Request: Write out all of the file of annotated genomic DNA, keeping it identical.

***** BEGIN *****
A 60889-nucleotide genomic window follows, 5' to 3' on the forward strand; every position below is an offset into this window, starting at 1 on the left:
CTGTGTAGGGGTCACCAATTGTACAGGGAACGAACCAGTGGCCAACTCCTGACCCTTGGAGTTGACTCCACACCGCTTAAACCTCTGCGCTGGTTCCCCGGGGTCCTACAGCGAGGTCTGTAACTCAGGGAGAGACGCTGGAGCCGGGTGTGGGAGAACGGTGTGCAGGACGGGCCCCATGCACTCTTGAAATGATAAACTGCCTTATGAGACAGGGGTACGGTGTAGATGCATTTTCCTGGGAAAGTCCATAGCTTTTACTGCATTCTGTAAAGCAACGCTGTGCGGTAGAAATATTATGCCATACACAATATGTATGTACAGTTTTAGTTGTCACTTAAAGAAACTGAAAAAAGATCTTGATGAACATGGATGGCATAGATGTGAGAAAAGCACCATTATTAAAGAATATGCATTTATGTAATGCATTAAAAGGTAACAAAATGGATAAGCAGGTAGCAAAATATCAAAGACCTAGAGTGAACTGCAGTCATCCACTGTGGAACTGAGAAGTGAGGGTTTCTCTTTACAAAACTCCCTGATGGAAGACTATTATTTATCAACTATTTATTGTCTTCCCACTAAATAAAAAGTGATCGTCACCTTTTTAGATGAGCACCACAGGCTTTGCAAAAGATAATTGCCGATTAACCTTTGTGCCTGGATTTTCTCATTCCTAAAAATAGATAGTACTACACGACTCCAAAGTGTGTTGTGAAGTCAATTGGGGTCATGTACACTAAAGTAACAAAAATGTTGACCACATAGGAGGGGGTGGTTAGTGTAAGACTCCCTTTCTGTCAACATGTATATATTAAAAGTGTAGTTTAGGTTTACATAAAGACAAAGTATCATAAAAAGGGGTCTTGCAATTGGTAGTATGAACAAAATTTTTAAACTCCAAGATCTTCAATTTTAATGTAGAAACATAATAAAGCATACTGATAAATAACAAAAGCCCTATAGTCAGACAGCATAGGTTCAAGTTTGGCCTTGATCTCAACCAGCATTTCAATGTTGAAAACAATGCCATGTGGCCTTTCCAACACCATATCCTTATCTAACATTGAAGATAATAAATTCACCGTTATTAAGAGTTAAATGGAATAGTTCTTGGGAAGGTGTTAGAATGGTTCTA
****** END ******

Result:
A 60889-nucleotide genomic window follows, 5' to 3' on the forward strand; every position below is an offset into this window, starting at 1 on the left:
CTGTGTAGGGGTCACCAATTGTACAGGGAACGAACCAGTGGCCAACTCCTGACCCTTGGAGTTGACTCCACACCGCTTAAACCTCTGCGCTGGTTCCCCGGGGTCCTACAGCGAGGTCTGTAACTCAGGGAGAGACGCTGGAGCCGGGTGTGGGAGAACGGTGTGCAGGACGGGCCCCATGCACTCTTGAAATGATAAACTGCCTTATGAGACAGGGGTACGGTGTAGATGCATTTTCCTGGGAAAGTCCATAGCTTTTACTGCATTCTGTAAAGCAACGCTGTGCGGTAGAAATATTATGCCATACACAATATGTATGTACAGTTTTAGTTGTCACTTAAAGAAACTGAAAAAAGATCTTGATGAACATGGATGGCATAGATGTGAGAAAAGCACCATTATTAAAGAATATGCATTTATGTAATGCATTAAAAGGTAACAAAATGGATAAGCAGGTAGCAAAATATCAAAGACCTAGAGTGAACTGCAGTCATCCACTGTGGAACTGAGAAGTGAGGGTTTCTCTTTACAAAACTCCCTGATGGAAGACTATTATTTATCAACTATTTATTGTCTTCCCACTAAATAAAAAGTGATCGTCACCTTTTTAGATGAGCACCACAGGCTTTGCAAAAGATAATTGCCGATTAACCTTTGTGCCTGGATTTTCTCATTCCTAAAAATAGATAGTACTACACGACTCCAAAGTGTGTTGTGAAGTCAATTGGGGTCATGTACACTAAAGTAACAAAAATGTTGACCACATAGGAGGGGGTGGTTAGTGTAAGACTCCCTTTCTGTCAACATGTATATATTAAAAGTGTAGTTTAGGTTTACATAAAGACAAAGTATCATAAAAAGGGGTCTTGCAATTGGTAGTATGAACAAAATTTTTAAACTCCAAGATCTTCAATTTTAATGTAGAAACATAATAAAGCATACTGATAAATAACAAAAGCCCTATAGTCAGACAGCATAGGTTCAAGTTTGGCCTTGATCTCAACCAGCATTTCAATGTTGAAAACAATGCCATGTGGCCTTTCCAACACCATATCCTTATCTAACATTGAAGATAATAAATTCACCGTTATTAAGAGTTAAATGGAATAGTTCTTGGGAAGGTGTTAGAATGGTTCTA